The mildly agreeable contrarian

In today’s Opinion Journal, this article discusses what the Republican majority should try to accomplish in Congress between now and November’s election. To show that I can actually agree with something, consider my reactions to the following suggestions:

Military tribunals. In Hamdan, the Supreme Court invited Congress to rewrite the rules for military tribunals for terrorists, and Republicans can help President Bush and the war effort by doing so. Senator Lindsey Graham (R., S.C.) is the main obstacle as he courts media flattery by opposing Mr. Bush’s proposed language. His colleagues should make it clear that the language will move with or without him.

Okay, so the agreeing isn’t starting yet. Something should be done about military tribunals, but I suspect the Journal and I are on opposite sides of due process and general Constitutional principles.

Spending restraint. One reason many GOP voters are in a sour mood, and may stay home in November, is the lack of spending discipline. Republicans can lighten that blot on their record by passing reforms that stem the worst abuses–namely, more transparency for special-interest “earmarks,” and a line-item veto to allow a President to delete specific spending pork.

Goal, yes. Method for achieving that goal, not so much. Eliminating earmarks would be nice, but the line-item veto is not in the Constitution. If the President dislikes spending, he’s free to reject the entire spending bill. Might that have a more productive effect, forcing Congress to think proactively about what it should and should not send to the President? The current veto structure, and how President Bush doesn’t use it, illustrates more about the President than Congress, of course.

Health insurance. The latest Census data finds that 46.6 million Americans lack health insurance, with the cost of coverage rising. The House has already passed a popular bill to let small businesses and associations offer lower-cost insurance the way that Fortune 500 companies can. Liberals in the Senate are blocking it precisely because it might reduce the ranks of the uninsured and thus reduce the demand for government health care. Why not force Democrats to vote up or down?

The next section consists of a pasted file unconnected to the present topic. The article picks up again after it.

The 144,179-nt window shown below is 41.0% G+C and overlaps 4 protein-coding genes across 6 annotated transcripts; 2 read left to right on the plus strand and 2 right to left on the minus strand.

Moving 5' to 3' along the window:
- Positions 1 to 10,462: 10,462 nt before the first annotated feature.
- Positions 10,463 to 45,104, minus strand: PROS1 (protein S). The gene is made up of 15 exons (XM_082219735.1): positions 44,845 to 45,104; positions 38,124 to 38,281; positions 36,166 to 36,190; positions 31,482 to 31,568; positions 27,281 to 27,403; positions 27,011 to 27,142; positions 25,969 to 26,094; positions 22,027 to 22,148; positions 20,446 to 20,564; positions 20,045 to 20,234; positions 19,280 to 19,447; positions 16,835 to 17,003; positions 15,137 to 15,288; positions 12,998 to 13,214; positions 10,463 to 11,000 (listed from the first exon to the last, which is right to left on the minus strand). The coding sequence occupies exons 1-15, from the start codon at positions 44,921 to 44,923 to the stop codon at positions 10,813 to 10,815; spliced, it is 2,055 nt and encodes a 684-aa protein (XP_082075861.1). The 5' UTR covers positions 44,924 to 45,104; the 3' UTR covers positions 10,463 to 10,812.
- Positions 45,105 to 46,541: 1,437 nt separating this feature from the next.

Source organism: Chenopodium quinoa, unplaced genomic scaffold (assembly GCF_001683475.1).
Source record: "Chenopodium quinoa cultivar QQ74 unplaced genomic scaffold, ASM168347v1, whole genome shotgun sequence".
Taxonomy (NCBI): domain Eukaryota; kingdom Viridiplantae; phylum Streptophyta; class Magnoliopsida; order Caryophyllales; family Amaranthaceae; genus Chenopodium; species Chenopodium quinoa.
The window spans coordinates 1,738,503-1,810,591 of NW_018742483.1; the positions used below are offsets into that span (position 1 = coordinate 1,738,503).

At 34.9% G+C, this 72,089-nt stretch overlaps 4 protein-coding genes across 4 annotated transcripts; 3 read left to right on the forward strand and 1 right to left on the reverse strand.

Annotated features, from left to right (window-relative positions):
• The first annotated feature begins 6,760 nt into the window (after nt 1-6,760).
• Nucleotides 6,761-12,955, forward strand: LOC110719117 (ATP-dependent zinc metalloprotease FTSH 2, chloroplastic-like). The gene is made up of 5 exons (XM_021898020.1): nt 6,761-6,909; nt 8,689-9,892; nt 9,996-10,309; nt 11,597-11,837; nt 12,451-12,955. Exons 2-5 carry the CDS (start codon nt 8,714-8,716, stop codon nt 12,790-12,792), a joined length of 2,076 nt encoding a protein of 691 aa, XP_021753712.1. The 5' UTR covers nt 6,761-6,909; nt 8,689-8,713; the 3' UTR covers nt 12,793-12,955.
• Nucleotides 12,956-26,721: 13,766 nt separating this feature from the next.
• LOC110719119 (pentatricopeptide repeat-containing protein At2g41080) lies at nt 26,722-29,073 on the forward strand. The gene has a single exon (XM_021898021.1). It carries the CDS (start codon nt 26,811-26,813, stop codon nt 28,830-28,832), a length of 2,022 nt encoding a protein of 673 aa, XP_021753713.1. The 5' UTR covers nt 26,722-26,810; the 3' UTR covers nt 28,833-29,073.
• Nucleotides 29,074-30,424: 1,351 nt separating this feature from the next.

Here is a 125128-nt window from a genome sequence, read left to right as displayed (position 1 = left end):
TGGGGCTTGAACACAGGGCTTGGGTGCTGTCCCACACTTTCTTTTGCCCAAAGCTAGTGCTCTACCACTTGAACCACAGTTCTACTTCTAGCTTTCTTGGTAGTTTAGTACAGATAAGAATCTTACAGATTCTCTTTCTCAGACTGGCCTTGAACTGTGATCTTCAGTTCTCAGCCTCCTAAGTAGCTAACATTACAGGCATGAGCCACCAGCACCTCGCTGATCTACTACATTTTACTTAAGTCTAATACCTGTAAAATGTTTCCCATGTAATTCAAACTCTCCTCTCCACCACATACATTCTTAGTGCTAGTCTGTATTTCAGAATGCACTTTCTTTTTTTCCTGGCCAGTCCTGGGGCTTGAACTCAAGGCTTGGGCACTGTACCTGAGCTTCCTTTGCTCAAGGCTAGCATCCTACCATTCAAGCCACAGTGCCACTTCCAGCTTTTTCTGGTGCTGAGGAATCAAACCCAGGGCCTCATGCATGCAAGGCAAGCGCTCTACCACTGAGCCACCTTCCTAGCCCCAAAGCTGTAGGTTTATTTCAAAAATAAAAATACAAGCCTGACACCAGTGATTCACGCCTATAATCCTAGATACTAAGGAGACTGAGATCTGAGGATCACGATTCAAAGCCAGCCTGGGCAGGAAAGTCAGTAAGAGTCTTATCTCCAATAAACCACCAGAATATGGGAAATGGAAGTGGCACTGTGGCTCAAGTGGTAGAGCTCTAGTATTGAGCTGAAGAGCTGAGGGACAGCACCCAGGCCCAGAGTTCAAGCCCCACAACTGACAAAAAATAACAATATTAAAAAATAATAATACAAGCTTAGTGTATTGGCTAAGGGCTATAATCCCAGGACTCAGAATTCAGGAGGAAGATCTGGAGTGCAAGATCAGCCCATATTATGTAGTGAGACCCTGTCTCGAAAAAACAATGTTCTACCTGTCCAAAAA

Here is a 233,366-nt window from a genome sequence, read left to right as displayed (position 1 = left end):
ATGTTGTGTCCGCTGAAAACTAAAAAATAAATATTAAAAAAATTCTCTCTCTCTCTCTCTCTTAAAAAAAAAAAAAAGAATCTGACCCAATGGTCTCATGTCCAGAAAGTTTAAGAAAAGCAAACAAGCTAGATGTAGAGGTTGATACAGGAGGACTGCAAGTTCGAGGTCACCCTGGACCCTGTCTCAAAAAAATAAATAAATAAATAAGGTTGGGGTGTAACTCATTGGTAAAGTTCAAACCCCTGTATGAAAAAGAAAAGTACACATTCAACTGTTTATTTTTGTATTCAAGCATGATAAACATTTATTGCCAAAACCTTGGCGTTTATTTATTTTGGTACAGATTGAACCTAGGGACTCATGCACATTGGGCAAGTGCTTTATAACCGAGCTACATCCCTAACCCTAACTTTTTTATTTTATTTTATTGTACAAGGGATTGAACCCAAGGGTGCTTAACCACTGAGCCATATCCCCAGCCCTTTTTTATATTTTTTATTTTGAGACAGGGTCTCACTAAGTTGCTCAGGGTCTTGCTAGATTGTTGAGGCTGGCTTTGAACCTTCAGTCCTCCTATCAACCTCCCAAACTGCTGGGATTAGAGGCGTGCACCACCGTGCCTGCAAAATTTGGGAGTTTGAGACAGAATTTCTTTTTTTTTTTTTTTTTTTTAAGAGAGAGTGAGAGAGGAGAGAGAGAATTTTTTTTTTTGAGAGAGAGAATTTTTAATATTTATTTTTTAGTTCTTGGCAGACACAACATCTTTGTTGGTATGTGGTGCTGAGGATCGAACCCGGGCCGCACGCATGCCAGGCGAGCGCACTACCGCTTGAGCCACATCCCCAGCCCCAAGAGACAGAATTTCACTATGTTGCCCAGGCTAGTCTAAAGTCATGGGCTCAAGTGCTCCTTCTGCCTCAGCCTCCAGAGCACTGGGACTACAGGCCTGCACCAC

This is not really the problem with healthcare and insurance; this bill seems destined to institutionalize the problem further, if that’s possible. Pass it if it’s all they can do, but understand that fixing it later is more likely to end up in single-payer hell with a stupid plan now.

Gas prices. Gasoline prices are falling nationwide, but with oil prices still near $70 a barrel now is the time to open new sources of domestic energy supply. The House and Senate have both passed bills to expand drilling on the Outer Continental Shelf, and there’s no reason they can’t be reconciled in conference. The House has also passed faster permitting for new gas refineries, and Senate Democrats should also be forced to kill that if they dare.

This is mere brinksmanship on who cares more about consumers. It’s petty and no real solution.

Property rights and judges. The Supreme Court’s Kelo decision has provoked bipartisan outrage against the taking of private property for private development. But Congress still hasn’t taken the popular opportunity to do something about it. The House long ago passed a measure to block federal dollars from financing local projects invoking eminent domain. But the Senate has sat on its hands, thanks mainly to Judiciary Chairman Arlen Specter.

Popular opportunity sounds like a euphemism describing action for the sake of action. No thanks. Federal dollars shouldn’t finance local projects, anyway.

And speaking of Judiciary, whatever happened to pushing more judicial nominees for a floor vote? The White House recently resubmitted five appellate court candidates to the Senate, and they deserve a vote in what could be the last time in this Presidency that Republicans control the legislative calendar.

Whatever. I’m just happy activist didn’t appear here.

Taxes. Democrats who oppose making the Bush 2001 and 2003 tax cuts permanent are arguing for one of the largest tax increases in American history. The average family with children would see its tax payment rise by $2,084 a year. A vote in both houses on making these permanent is good policy and politics. Ditto for another vote on repealing the death tax, to remind voters in red states about where their tax burdens will head if Democrats take control.

I’m not the average family with children, but my taxes are high enough. Lower taxes would be great, but targeted tax cuts aren’t enough. I’d go further than this suggestion. Of course, I’d wake up when I was done dreaming of its passage.